Tuesday, July 10, 2012
A little boy dressed in his cowboy outfit was a dramatic foil to the President of the Board of Da Vinci Art Alliance, as she gave the curatorial talk at last Sunday's reception for Da Vinci's Annual Members Exhibition. He strutted, hammed it up, and stole the show, enjoying every minute.
I found out later he was Pat Burns' grandson, there with his father, Pat's son. I was touched and surprised when my mixed-media piece (above) was awarded the first annual Pat Burns Memorial Prize, (a cash prize). Pat Burns, who passed away last year, was an extraordinary painter and apparently an equally extraordinary person.
I met a long-time friend of hers at the reception, who by chance happens to live two blocks away from me. The synchronicity of meeting someone who was a close friend of Pat's for forty years and then finding out we are neighbors, felt like something that is meant to be. I look forward to getting together with my new friend and neighbor and learning about the the very special person whose legacy I am now connected to and honored by, including viewing a CD of all of Pat's art that she photographed.
How could I not feel connected to Pat after being congratulated several times by Pat's son, and seen her grandson collapsed on his father's shoulder, a worn out little cowboy?
Wednesday, July 4, 2012
A family with kids in their pajamas eating Chinese food directly out of the carton were next to us on the bluffs overlooking the Del Mar California Fair when I took these fireworks shots. Below us was the Ferris wheel outlined in lights and headlights of traffic on the Coast Highway running next to the ocean. Fireworks together with the smell of Chinese food .... yuuuum.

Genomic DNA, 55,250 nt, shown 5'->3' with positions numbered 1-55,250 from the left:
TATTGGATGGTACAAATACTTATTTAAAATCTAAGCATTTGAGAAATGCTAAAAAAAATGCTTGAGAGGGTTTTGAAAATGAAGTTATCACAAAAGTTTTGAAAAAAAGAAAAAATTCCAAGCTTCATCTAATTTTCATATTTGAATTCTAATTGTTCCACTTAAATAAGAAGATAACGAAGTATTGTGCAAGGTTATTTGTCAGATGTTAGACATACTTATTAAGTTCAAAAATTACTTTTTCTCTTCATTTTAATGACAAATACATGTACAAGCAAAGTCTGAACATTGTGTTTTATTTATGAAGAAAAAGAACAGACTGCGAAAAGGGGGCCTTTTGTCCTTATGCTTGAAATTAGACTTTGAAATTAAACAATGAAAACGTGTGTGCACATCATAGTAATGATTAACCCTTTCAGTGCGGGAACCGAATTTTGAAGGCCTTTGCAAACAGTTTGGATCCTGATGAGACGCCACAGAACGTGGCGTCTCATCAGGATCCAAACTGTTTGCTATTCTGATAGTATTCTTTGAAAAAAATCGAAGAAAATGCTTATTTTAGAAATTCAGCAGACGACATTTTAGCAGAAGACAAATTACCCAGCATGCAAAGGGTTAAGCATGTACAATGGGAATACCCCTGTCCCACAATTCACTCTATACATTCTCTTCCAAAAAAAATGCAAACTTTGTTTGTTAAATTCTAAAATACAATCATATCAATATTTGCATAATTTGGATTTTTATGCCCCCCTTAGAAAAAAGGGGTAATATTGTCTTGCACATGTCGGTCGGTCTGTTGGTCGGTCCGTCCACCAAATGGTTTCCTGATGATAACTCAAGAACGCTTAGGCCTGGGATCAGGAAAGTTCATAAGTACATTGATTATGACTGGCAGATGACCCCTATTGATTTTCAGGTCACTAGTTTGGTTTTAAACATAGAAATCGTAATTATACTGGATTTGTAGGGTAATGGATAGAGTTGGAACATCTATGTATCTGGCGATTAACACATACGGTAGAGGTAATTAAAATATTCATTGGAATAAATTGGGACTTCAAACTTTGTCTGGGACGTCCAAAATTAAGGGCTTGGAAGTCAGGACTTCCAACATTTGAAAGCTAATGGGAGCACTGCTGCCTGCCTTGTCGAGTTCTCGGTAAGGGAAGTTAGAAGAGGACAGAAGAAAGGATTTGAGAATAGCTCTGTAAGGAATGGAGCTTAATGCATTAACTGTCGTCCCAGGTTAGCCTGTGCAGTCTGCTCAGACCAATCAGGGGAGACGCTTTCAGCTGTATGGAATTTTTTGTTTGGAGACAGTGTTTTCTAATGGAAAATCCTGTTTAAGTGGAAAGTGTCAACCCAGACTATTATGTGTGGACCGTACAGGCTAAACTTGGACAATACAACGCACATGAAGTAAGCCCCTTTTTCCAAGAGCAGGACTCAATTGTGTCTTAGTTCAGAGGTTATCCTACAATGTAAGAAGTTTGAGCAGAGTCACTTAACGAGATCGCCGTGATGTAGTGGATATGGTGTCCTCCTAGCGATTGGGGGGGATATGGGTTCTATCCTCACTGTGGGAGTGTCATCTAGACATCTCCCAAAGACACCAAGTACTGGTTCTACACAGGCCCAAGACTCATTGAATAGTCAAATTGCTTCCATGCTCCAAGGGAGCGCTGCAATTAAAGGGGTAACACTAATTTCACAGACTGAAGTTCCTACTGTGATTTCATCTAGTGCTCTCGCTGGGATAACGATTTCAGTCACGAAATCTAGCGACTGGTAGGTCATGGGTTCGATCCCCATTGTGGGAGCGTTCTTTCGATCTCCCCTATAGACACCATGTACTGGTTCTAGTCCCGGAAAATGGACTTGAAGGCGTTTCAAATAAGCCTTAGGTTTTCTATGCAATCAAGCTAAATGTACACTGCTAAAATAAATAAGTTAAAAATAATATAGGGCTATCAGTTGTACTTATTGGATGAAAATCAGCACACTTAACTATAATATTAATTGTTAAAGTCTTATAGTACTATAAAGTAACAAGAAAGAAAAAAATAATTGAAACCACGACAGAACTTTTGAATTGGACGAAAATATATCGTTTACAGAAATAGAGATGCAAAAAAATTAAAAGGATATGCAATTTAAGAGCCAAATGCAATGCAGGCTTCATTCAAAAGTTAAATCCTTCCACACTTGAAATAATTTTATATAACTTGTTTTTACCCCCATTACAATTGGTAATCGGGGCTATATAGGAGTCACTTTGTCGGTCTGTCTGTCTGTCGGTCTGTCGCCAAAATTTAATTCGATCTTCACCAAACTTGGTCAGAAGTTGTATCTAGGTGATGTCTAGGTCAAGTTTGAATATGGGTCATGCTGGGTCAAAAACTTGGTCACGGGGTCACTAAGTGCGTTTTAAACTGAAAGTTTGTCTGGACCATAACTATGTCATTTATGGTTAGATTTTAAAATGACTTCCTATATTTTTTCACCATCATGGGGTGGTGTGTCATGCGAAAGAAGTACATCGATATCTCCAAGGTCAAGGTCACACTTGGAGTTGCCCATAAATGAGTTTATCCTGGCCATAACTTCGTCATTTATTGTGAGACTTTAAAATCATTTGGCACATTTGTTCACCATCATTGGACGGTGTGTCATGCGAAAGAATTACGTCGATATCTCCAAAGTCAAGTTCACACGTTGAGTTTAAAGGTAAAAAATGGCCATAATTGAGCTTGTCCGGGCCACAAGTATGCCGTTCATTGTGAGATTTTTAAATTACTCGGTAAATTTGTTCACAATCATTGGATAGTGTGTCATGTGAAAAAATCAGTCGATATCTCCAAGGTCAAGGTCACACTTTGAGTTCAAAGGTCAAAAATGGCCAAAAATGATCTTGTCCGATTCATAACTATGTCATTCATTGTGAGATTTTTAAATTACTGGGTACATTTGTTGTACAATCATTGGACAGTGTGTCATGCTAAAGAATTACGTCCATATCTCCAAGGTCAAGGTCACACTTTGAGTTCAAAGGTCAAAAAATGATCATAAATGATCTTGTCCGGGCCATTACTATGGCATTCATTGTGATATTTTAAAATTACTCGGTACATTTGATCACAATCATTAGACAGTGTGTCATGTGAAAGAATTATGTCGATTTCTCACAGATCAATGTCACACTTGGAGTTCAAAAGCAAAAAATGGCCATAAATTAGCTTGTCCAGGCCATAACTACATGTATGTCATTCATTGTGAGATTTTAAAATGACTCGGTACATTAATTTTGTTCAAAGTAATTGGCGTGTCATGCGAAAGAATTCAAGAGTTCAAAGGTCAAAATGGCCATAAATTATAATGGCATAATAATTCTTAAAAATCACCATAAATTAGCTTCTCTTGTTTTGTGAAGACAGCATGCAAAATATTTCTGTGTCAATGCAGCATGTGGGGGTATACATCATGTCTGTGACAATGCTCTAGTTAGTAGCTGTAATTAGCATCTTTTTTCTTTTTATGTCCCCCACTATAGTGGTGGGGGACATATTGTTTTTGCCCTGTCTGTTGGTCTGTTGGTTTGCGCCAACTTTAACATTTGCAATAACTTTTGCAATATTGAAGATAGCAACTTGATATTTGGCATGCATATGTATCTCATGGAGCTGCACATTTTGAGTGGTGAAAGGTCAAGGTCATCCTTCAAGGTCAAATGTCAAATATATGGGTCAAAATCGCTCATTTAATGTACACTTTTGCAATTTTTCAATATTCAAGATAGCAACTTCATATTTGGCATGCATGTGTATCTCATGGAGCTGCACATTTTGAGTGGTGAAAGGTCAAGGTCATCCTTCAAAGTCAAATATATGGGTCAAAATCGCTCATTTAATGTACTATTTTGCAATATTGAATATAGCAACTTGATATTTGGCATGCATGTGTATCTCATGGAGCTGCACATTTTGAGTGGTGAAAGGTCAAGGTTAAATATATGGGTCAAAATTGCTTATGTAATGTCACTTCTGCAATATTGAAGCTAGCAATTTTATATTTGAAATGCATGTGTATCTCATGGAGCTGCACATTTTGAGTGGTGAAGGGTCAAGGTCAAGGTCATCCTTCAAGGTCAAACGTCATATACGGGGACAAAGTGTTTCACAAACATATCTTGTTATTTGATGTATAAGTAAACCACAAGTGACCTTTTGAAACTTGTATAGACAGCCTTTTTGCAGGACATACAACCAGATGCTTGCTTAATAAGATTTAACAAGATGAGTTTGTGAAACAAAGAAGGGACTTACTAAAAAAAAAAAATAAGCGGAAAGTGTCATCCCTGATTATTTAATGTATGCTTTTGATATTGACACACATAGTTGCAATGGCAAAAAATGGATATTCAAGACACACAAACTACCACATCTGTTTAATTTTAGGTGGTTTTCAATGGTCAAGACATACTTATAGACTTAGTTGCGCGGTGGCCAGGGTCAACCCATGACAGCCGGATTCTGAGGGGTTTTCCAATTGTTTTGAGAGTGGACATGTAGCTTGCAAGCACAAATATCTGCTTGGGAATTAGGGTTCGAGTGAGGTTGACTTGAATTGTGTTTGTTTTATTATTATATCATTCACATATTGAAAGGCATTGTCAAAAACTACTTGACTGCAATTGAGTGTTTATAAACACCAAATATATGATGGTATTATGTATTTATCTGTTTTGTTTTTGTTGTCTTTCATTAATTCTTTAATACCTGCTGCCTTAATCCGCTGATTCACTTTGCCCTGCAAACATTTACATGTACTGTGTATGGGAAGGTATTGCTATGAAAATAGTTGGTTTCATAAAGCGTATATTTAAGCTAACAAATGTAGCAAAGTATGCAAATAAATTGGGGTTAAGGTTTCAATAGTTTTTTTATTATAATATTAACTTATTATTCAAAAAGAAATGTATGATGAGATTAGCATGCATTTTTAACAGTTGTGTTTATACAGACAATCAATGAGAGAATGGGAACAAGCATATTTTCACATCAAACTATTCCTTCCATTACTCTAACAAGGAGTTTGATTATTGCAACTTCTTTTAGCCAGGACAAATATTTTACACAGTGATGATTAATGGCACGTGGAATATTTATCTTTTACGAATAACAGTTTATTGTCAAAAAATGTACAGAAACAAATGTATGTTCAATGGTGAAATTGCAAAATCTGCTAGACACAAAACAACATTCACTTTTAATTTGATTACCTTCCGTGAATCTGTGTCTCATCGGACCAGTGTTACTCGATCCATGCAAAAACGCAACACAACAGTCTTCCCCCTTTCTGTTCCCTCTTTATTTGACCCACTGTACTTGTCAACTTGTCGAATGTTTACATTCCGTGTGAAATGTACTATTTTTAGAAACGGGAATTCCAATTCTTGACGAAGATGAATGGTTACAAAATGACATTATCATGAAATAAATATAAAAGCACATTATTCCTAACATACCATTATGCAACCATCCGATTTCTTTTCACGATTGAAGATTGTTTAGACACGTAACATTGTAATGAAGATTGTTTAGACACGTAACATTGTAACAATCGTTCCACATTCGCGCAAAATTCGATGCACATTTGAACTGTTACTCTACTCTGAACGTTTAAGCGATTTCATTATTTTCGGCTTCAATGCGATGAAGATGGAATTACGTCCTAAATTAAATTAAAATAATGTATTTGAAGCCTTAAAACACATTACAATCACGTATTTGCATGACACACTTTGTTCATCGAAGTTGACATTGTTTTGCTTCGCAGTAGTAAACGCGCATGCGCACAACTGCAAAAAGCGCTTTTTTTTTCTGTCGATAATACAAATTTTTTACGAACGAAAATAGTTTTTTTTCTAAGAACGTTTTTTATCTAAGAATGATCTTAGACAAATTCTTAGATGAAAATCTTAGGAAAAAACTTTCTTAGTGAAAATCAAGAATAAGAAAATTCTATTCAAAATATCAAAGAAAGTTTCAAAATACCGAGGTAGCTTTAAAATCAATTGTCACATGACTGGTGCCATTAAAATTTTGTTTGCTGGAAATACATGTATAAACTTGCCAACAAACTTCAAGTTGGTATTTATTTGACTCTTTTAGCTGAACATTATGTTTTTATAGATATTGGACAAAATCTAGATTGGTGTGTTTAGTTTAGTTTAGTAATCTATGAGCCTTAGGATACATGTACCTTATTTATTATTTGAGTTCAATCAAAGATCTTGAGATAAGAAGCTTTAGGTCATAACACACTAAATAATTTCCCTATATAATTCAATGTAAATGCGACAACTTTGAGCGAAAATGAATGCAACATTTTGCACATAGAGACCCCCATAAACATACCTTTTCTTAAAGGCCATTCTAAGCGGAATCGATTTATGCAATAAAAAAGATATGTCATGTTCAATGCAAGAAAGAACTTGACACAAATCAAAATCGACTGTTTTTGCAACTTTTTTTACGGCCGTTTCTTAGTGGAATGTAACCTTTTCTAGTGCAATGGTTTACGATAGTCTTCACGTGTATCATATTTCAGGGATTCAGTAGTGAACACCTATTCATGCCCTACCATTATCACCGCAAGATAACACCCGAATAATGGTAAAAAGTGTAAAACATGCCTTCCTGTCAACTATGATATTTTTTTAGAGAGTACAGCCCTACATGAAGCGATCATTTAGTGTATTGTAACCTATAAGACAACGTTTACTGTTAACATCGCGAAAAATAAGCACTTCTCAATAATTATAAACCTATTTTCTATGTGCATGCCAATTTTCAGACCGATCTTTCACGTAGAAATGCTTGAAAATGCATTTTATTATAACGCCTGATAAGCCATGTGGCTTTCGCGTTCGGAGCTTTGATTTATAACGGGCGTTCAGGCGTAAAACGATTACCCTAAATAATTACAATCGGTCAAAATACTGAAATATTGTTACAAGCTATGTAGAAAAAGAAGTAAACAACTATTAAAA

Tuesday, July 3, 2012
I just delivered The Traveler's Eye to The Da Vinci Art Alliance for its Annual Members Exhibition, titled Summer in the City. The Opening Awards Reception is next Sunday, July 8, 1-4 p.m and should be a lot of fun. Da Vinci is a venerable non-profit artists' organization that has been around since 1931. Its South Philly location is definitely funkier than the trendy and posh Old City galleries. I like the funk.
Just for fun, here are some photos from my Spanish Street Grate series. Beautiful, no?
Saturday, June 2, 2012
"It's a meditative trance, scraping the top of your subconscious with a knife. The shavings may be a song.. " That's Bruce Springsteen, describing his songwriting creative process. We were at the National Constitution Center today on Independence Mall, the same Mall that houses the Liberty Bell, to see The Life and Music of Bruce Springsteen, an exhibit organized by the Rock and Roll Hall of Fame.
In the 80's when Springsteen hit it big I was too stuck in classical music to listen to Rock and Roll. Now in retrospect I appreciate what I was missing! More touching to me than seeing his guitars or his motorcycle, the photographs or the posters, were the dozens of lined spiral notebooks with handwritten songs. They speak to a creative genius whose poetry couldn't stop pouring out. Sometimes there were crossings out. More often, the pages were uncorrected.
Thursday, May 24, 2012
"Ensembles" were what Dr. Albert Barnes called his unique juxtapositions of paintings, metalwork, and decorative arts from different periods, cultures, and styles. He was obsessed with arranging and re-arranging his ensembles, which were in such marked contrast to conventional museum groupings by era, artist, and area. We visited the Barnes Foundation in its new Philadelphia incarnation today, in the first week of its much heralded opening. http://www.barnesfoundation.org. The old galleries from the Merion campus dating from 1922 are faithfully reproduced within a modern building, tied together with beautiful landscaping, modern climate control, additional amenities and spectacular natural lighting that makes people familiar with the old galleries think the paintings have been cleaned. (They haven't - the colors just sparkle more).